Poor prognosis and limited efficacy of intensive chemotherapy approaches for patients with TP53-mutated myeloid malignancies were confirmed in study results published in Leukemia & Lymphoma.

Jan Philipp Bewersdorf, MD, of the department of internal medicine, section of hematology at the Yale School of Medicine in New Haven, Connecticut, and colleagues conducted the single-center retrospective cohort study from September 1, 2015, to May 31, 2019 (follow-up ended on July 4, 2019). The aims of the study were to describe the clinical, cytogenetic, and molecular characteristics of patients with acute myeloid leukemia (AML) and myelodysplastic syndromes (MDS) with TP53 mutations and to analyze patient responses and outcomes with different treatment modalities.

Of the 83 participants in the study, the majority were Caucasian (88%); 51.8% were women and the median age was 69 years. Most patients had complex karyotypes (90%), and nearly 40% of patients developed therapy-related malignancies.

Frontline treatment included intensive chemotherapy (24.1%), low-intensity treatment (42.2%), best supportive care or hydroxyurea only (22.9%), targeted therapy (3.6%), or other treatments (8.4%). 


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The median follow up was 6.4 months. The median overall survival (OS) and 1-year OS rate were 7.6 months and 22.6%, respectively. Among patients with AML, the median OS was 6.7 months and 1-year OS rate was 16%. Among patients with MDS, the median OS was 10 months and the 1-year OS rate was 31.1%.

For patients with AML, intensive chemotherapy did not improve median OS compared with low-intensity treatment (8.8 months vs 9.4 months, respectively; hazard ratio [HR], 0.63). The 1-year OS rates for intensive chemotherapy and low-intensity therapy were 25.0% and 14.3%, respectively (P =.46); complete response rates were 45.0% and 14.3%, respectively.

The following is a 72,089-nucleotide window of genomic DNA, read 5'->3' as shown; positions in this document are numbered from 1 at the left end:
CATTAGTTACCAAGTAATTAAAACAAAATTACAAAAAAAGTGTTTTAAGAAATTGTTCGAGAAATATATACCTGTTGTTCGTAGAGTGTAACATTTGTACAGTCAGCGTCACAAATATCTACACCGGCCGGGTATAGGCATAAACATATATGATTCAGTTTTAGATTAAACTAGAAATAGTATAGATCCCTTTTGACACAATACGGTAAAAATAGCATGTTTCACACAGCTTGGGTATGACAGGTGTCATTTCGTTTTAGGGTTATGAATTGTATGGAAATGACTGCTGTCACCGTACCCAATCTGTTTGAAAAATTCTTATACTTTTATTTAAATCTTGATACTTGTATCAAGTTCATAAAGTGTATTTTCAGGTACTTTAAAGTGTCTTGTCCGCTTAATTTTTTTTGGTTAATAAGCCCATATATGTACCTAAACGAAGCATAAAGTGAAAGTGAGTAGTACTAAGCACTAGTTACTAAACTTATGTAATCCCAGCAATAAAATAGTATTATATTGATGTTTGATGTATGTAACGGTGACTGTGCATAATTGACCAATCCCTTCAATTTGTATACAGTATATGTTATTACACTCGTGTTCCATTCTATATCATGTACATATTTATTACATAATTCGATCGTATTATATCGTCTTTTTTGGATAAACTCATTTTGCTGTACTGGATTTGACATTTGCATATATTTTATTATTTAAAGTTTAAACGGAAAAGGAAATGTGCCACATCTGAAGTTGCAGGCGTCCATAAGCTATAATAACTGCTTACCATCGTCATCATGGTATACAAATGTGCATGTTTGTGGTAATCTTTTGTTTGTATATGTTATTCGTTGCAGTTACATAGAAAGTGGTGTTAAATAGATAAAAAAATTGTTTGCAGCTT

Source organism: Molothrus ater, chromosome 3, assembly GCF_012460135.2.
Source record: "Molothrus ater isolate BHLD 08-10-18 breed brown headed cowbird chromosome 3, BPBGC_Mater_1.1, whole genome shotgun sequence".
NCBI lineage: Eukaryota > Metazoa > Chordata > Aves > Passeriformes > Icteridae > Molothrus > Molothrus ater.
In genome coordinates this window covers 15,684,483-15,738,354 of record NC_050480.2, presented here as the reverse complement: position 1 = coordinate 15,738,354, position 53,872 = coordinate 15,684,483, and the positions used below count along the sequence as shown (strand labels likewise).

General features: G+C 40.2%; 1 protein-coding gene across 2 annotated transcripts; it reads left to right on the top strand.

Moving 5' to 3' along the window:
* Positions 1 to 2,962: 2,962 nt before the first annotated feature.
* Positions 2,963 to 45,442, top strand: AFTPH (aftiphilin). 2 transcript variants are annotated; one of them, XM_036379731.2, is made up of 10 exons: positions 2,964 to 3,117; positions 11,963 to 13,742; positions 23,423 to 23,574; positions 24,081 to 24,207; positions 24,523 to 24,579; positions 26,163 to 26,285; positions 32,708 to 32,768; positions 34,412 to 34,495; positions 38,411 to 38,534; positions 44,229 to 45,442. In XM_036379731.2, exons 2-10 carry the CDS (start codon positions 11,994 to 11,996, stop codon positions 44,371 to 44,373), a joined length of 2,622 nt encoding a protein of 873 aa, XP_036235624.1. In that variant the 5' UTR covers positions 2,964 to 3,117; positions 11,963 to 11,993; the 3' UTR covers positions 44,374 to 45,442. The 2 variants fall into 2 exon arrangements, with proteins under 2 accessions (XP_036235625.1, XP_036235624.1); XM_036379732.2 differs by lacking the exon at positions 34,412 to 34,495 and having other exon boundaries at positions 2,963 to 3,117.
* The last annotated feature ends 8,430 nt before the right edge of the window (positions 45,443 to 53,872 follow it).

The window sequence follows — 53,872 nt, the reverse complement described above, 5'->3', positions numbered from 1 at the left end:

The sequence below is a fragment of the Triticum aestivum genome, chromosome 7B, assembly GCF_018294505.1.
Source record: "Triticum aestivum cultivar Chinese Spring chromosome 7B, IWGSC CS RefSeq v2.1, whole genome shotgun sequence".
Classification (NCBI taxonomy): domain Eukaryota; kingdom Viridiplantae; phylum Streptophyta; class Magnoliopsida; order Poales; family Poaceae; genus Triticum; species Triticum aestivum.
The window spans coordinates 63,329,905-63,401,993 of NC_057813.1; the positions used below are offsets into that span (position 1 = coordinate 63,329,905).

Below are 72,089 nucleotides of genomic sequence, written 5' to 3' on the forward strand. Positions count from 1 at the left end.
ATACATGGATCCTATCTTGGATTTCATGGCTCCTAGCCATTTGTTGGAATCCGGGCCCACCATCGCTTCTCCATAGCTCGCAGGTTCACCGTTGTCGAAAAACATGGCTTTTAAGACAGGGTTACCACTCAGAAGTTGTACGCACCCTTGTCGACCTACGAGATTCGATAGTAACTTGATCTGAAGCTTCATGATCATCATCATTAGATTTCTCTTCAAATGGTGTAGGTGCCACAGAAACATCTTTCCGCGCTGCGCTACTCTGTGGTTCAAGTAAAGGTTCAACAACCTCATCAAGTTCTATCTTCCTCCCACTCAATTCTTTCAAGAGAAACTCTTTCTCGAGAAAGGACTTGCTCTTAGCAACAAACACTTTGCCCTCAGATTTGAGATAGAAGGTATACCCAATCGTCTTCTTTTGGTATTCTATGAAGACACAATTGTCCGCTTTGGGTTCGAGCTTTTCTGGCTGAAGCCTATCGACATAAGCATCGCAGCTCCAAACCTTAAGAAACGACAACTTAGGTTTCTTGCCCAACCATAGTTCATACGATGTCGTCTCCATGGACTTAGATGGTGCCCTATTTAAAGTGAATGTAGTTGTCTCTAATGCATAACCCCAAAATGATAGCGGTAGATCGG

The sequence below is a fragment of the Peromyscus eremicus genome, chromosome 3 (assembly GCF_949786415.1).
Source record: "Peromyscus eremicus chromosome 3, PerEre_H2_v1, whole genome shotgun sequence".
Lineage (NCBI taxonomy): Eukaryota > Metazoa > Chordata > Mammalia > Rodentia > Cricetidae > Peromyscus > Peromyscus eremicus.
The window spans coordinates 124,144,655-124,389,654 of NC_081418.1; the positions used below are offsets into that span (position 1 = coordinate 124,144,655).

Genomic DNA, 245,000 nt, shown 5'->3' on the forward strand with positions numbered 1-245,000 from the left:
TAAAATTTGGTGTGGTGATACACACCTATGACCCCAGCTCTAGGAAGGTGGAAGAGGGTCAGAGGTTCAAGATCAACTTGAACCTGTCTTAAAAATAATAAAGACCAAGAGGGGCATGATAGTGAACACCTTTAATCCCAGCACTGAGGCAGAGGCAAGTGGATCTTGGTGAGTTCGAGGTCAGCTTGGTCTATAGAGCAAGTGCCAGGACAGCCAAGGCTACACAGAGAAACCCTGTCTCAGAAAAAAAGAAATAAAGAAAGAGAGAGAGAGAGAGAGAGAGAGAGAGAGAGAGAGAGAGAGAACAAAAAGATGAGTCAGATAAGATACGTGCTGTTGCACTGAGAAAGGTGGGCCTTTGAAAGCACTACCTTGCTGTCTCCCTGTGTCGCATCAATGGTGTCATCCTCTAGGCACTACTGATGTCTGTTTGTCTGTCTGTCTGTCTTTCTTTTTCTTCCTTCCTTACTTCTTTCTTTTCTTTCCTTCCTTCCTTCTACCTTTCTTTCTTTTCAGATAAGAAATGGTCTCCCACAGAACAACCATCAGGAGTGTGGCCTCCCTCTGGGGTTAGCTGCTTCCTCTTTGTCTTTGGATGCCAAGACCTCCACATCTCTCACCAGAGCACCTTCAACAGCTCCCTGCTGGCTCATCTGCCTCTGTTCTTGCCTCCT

Among participents with MDS, no patients received induction chemotherapy as frontline treatment. For the 19 patients with MDS who received hypomethylating agent-based therapies, the median OS was 12.1 months. For patients who received hydroxyurea or best supportive care only, the median OS was 0.8 months.

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Notably, the 11 patients who underwent allogeneic hematopoietic stem cell transplant (alloHSCT) had a significantly longer median OS than those who did not (HR, 0.08; P =.002). Therefore, the authors suggested the alloHSCT should be considered for eligible patients with TP53-mutated myeloid neoplasms.

Limitations of the study included the retrospective design, small sample size, and short follow-up durations.

“In conclusion, our data confirm the limited efficacy of intensive chemotherapy approaches for TP53-mutated patients with myeloid neoplasms and suggest that a minority of patients achieve long-term survival with alloHSCT,” wrote the authors.

Reference

Bewersdorf JP, Shallis RM, Gowda L, et al. Clinical outcomes and characteristics of patients with TP53-mutated acute myeloid leukemia or myelodysplastic syndromes: a single center experience [published online May 2, 2020]. Leuk Lymphoma. doi: 10.1080/10428194.2020.1759051

This article originally appeared on Hematology Advisor